Thousands of lives are stake in war zones such as Syria. Tending the wounded and the ill becomes a bigger challenge in places like these, especially since local healthcare services are nearly negligible. Doctors, who are assigned the task of looking after people at war zones, work amidst several challenges, and Dr Gopal Shinde, an orthopaedic surgeon from Nashik, is one such example.
“I have treated more lethal war wounds than I could ever imagine. The war in Syria is more insidious than what I had read in media reports. I went there to offer my services with apolitical approach. I did not see whether the person is terrorist or civilian, while amputating his or her arms and legs,” said Dr Shinde, who was in Jordon between April and June, 2017. He was part of the Médecins Sans Frontières (MSF) or Doctors Without Borders’ Al Ramtha Clinic in Jordan which is three miles away from the Syrian border.
War affected people from Syria and elsewhere are treated at the clinic free of cost. MSF is the international humanitarian medical aid organisation that is active in 69 countries, and serves populations affected by epidemics, armed conflicts, natural calamities and man-made disasters. During a chat with My Medical Mantra, Dr Shinde recounted his unique experiences.
My Medical Mantra (MMM): Many medical personnel have been killed in conflict zones. It is deliberate ‘weaponisation’ of disease when pace of attacks on healthcare facilities in Syria is escalating. Did these attacks and deaths of doctors not deter you from going to Jordan?
Dr Gopal Shinde (GS): Death can encounter me anywhere. One day death will encounter me; no one can predict death. I have been motivated by Dr Ida Scudder, Dr Dwarkanath Kotnis and Swami Vivekanand, who have been visionaries and have gone beyond their calling to serve the society.
MMM: What prompted you to serve in conflict zones?
GS: I wanted to learn how things can be managed during crisis and emergency situations. I have learnt a lot in three months. I know how the furniture arrangement should be in emergency rooms, what drugs should be there and so on. I wanted to represent my country. It is an emergency for one section of humanity, and it is a duty of people from other parts of the world to help them out in times of crisis.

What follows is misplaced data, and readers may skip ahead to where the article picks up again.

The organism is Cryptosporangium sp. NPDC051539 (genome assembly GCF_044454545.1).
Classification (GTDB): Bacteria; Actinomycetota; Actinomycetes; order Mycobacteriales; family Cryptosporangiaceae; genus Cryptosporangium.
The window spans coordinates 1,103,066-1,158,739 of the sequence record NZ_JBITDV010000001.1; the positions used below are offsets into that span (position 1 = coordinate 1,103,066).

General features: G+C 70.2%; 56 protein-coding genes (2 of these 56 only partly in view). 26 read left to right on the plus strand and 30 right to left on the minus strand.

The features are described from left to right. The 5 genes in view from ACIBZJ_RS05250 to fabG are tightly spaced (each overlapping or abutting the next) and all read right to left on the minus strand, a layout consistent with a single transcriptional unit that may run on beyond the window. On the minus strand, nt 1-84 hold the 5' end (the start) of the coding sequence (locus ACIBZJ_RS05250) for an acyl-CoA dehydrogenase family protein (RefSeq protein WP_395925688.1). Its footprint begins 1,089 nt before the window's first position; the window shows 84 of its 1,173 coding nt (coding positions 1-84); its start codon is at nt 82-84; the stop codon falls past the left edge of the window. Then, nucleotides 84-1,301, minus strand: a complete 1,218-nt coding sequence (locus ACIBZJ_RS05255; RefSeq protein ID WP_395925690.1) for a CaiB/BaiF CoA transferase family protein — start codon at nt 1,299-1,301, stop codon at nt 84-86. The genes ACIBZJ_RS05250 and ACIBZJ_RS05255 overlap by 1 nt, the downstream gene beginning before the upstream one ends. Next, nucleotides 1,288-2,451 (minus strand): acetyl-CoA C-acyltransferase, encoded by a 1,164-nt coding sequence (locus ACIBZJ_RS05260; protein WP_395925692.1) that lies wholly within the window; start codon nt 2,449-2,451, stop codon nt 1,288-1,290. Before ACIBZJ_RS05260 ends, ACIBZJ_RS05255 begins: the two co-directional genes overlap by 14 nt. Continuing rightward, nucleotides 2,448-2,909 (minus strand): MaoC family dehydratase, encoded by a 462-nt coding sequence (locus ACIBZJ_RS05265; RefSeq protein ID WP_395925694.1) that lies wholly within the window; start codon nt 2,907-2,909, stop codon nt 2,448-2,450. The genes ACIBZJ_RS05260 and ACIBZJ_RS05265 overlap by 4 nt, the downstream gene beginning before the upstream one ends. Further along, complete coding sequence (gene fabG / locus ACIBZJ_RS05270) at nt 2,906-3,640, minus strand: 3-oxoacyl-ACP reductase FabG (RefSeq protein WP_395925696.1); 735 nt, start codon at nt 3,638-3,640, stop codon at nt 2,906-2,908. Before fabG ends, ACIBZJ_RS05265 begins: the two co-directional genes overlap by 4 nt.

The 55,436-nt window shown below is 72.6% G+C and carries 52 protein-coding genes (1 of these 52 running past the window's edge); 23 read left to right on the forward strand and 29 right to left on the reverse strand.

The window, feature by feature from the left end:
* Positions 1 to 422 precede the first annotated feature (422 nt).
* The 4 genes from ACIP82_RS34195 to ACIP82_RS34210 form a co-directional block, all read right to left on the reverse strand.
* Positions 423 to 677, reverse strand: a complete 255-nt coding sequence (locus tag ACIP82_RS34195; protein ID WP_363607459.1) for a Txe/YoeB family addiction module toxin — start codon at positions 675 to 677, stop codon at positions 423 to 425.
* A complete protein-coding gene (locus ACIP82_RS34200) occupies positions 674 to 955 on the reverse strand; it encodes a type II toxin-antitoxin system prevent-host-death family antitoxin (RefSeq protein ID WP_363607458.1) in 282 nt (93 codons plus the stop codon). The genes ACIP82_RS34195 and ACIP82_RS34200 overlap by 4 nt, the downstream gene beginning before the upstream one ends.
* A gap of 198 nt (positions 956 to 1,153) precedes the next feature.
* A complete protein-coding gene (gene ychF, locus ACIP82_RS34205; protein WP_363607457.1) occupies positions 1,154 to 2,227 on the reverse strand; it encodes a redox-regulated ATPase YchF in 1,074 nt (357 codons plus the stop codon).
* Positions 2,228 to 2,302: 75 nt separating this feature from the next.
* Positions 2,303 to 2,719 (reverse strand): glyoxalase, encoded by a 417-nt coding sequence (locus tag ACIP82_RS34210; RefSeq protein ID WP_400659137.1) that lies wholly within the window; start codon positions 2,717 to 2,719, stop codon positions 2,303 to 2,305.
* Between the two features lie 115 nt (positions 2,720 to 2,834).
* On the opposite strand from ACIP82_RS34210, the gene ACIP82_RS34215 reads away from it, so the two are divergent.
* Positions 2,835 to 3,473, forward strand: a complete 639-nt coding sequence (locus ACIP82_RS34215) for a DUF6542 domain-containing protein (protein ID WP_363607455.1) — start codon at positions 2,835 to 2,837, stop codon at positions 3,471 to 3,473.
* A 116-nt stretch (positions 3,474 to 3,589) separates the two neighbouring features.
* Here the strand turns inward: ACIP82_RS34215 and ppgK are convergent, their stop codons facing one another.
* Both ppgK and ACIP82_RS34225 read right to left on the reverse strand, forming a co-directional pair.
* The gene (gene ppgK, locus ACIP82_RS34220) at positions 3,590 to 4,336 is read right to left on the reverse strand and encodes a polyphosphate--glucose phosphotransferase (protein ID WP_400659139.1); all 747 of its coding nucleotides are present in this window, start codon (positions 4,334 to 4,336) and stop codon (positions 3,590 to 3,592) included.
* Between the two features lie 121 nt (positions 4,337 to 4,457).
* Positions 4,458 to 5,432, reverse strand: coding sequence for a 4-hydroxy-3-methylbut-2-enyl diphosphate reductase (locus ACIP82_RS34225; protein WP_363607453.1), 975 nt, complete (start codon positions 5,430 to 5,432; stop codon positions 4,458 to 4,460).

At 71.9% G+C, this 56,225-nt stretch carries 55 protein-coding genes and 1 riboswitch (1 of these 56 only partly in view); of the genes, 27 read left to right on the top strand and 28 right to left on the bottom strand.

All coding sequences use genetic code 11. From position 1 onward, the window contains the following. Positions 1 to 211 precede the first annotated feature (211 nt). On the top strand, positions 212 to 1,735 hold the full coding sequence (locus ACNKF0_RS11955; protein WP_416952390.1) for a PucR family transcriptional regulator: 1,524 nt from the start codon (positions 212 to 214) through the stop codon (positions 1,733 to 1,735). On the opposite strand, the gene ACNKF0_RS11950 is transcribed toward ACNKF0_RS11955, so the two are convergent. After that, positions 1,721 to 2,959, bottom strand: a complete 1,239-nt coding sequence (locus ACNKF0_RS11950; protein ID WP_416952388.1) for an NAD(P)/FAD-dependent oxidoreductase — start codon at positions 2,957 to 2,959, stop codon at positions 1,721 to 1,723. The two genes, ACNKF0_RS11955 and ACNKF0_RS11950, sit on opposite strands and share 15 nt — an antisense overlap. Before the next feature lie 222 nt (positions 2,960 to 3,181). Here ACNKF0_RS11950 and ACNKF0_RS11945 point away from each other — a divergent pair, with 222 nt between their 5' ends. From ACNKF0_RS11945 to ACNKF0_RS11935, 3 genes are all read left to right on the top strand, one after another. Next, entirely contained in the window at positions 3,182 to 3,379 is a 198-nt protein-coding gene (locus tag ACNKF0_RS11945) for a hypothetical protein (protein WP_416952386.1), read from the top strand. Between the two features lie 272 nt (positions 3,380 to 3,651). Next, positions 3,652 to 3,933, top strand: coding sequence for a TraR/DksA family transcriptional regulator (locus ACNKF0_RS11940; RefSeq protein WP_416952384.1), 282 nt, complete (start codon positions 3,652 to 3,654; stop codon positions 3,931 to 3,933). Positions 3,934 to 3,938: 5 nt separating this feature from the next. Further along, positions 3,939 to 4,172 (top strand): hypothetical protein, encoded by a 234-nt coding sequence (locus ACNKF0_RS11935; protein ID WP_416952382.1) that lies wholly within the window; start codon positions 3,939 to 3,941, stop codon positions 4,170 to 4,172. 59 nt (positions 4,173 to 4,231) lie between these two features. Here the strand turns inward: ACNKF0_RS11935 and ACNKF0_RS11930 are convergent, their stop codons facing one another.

MMM: How would you explain the collapse of healthcare services in Syria and other conflict zones?
GS: There are no provisions for something as basic as vaccination in certain war zones. There is an outbreak of cholera in Yemen. Infectious diseases that were very much in control earlier have spread rapidly in these areas.
MMM: How did you manage to not to bring in your emotions while treating the patients there?
GS: MSF teaches you to be independent, impartial and apolitical. You should not see nationality, religion or profession of the patient. Medical neutrality should never be obliterated. I went there to treat my patients. If you panic, you are not fit for the job.
MMM: Could you share those experiences which touched your heart and offered a feeling of satisfaction for your service?
GS: A bracelet was kept in my room the day I was to start my journey back to India. A Jordanian health worker had kept it with a message that read: ‘To that hand which saved hands of many’.
A 30-year-old war victim came to the clinic at around 2pm. He was so severely injured that I had to immediately amputate both his legs. His right hand was frozen. I took that risk of not amputating his hand. I made a deep cut from his arm to his fingers, trying to search for the blood vessel that was cut. After a four-hour surgery, I was able to make his hand warm again. Though I amputated his legs I was able to save his hand.
MMM: What kind of patients that you have treated there?
GS: I’ve mainly treated people with major bone injuries, bullet injuries, burn injuries, mine blast injuries and broken blood vessel injuries. I have seen patients with more than 100 splinters in their body, patients with 100% burns, hands and legs dangling, people with paralysed bodies from brain injuries and broken blood vessels.
MMM: How miserable is the condition of war-affected patients?
GS: A woman, who was seven months pregnant, came to our clinic just after her husband and two children were killed in a bomb blast. She came along with her seven-year-old daughter and one-and-half-year old son. The little girl had 60 per cent burns and her leg was dangling. The boy, who was put on artificial breathing, died after a few hours. Every patient goes through mental trauma. There is denial of the situation and aggression about it. This is followed by depression and slowly they begin to accept the situation.
MMM: What was your daily routine like over there?
GS: There was no routine. We used to remain on our toes for 24 hours. The clinic had 50 beds, but many-a-times it used to be flooded with more than 50 patients. The emergency vehicle used to have people who would be bleeding profusely, people with broken legs, burnt skin and blinded eyes. You don’t think about the time if you get such patients.
MMM: How do you, not as a doctor, but as an independent individual look at the war?
GS: Thirst for money and power are the reasons behind all wars. Civilians should understand that there are people who want to sell their weapons by selling different stories to the world.
Dr Gopal Shinde is currently an assistant professor at Institute of Medical Science and Research in Nashik. During the initial period of his career, he was a medical officer at a primary health centre in Nandurbar in Maharashtra. He was an assistant professor at Government Medical College in Solapur earlier. He is an associate fellow of Indian health.
Dr Shinde has worked with the Central government in Jammu and Kashmir for a year and has offered health services there. He has also offered his services for free during the Nepal earthquake in 2015 and during the deluge in Chennai in the same year.